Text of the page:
oa Southern African Journal of Anaesthesia and Analgesia - Informed consent for anaesthesiological and intensive care unit research : a South African perspective : guest editorial
|Article Title||Informed consent for anaesthesiological and intensive care unit research : a South African perspective : guest editorial|
|© Publisher:||Medpharm Publications|
|Journal||Southern African Journal of Anaesthesia and Analgesia|
|Affiliations||1 University of Stellenbosch|
|Publication Date||Jan 2013|
|Pages||233 - 238|
|Keyword(s)||Anaesthesia, Guidelines and regulations, guidelines and regulations, ICU research, Informed consent, South Africa, Surrogate consent and Vulnerability|
Health research is highly regulated and controlled. The South African legal framework consists of the Bill of Rights, the National Health Act, and two sets of Department of Health guidelines, Medical Research Council Ethical Guidelines Book 1, and South African Health Professions Council General Ethical Guidelines for Health Researchers (Booklet 6) add an ethical overlay to the care and protection of research participants. These acts, regulations and guidelines are based on accepted international ethical guidelines and principles. This article notes the historical background to the development of these guidelines, evaluates the South African Acts/regulations/guidelines as they pertain to anaesthesia and ICU research, and discusses attendant difficulties and pitfalls with reference to informed consent in this context. There are general requirements for participants' consent and health research ethics oversight, but a waiver of individual consent is possible under certain circumstances. The regulations/guidelines restrict ICU research on temporary incompetent patients to minimal risk therapeutic research. Yet, there is increasing need for fundamental clinical ICU research which falls outside this limitation. Health research ethics committees (HRECs) generally apply their minds and may allow surrogate decision making (i.e. consent by a person other that the participant), but this can also be problematic since relatives may not know what the participant may have wanted, may object to the added responsibility of providing consent for research on top of consent for clinical treatment, and other surrogates may be subject to conflicts of interest. The regulatory framework should be brought into line with the requirements of the real world, international trends and practices. Section 71 of the NHA was recently promulgated. If applied, it would mandate informed consent in all health research, disallowing surrogate consent and waivers of consent, and would halt almost all research on children since ministerial approval would be required for all non-therapeutic research. The hope is that ministerial approval might be delegated to health research ethics committees.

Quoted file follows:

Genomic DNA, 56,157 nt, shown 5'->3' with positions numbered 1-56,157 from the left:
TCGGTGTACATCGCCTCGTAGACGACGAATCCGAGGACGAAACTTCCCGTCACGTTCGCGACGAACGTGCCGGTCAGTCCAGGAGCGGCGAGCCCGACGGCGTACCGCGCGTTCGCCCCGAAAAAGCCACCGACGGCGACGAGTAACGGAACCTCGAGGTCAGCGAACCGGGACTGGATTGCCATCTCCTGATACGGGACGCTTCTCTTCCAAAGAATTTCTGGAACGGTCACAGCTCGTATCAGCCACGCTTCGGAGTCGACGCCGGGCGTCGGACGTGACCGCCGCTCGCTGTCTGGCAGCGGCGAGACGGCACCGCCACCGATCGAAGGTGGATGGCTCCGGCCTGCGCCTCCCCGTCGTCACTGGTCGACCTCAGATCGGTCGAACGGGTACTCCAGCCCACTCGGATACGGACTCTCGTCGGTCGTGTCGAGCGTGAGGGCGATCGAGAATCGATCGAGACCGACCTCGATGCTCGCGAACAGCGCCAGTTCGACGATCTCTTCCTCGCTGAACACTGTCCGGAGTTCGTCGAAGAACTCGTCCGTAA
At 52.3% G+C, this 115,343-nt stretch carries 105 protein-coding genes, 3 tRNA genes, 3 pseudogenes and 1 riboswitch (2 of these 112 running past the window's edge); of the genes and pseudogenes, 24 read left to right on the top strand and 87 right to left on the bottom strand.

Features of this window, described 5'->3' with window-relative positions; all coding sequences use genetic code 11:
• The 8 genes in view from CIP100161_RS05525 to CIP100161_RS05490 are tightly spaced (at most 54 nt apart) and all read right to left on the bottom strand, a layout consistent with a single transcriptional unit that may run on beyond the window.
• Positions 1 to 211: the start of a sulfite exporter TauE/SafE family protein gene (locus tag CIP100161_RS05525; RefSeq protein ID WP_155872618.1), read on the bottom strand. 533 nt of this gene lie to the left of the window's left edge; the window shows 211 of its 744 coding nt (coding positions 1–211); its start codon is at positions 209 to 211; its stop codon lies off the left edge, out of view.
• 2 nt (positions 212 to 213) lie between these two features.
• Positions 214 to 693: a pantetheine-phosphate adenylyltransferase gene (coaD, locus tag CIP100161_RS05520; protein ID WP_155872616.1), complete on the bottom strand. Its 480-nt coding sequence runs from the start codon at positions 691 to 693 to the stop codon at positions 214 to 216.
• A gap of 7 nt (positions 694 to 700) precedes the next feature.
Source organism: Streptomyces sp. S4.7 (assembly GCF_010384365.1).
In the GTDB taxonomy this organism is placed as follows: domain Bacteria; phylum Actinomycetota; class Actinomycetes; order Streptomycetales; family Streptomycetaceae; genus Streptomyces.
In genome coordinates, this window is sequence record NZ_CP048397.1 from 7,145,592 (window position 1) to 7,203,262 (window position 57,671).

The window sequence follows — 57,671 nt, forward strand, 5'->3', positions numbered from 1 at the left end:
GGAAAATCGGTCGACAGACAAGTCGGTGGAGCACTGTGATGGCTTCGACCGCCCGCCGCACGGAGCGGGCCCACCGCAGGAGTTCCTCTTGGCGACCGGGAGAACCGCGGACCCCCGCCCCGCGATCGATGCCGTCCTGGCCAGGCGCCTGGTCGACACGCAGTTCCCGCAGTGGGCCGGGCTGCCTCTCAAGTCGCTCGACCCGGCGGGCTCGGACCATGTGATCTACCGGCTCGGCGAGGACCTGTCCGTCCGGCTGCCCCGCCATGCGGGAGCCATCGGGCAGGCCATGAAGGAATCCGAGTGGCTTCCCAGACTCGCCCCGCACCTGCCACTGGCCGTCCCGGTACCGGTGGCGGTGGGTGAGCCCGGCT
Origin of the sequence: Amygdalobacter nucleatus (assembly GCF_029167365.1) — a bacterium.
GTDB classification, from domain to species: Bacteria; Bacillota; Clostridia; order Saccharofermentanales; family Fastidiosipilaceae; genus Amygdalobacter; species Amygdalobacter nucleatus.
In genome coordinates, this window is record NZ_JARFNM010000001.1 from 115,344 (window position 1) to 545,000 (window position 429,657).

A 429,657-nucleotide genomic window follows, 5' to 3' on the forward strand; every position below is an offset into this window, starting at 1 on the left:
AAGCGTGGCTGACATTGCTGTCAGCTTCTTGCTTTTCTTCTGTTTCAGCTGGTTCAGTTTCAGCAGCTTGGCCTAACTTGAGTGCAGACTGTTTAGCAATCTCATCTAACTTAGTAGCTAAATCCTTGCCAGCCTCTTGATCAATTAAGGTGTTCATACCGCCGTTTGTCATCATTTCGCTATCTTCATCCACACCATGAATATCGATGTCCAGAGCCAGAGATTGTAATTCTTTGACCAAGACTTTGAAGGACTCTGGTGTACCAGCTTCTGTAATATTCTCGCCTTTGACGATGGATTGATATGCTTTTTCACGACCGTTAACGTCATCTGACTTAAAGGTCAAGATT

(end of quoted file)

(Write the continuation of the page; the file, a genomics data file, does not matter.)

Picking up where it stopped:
Article metrics loading...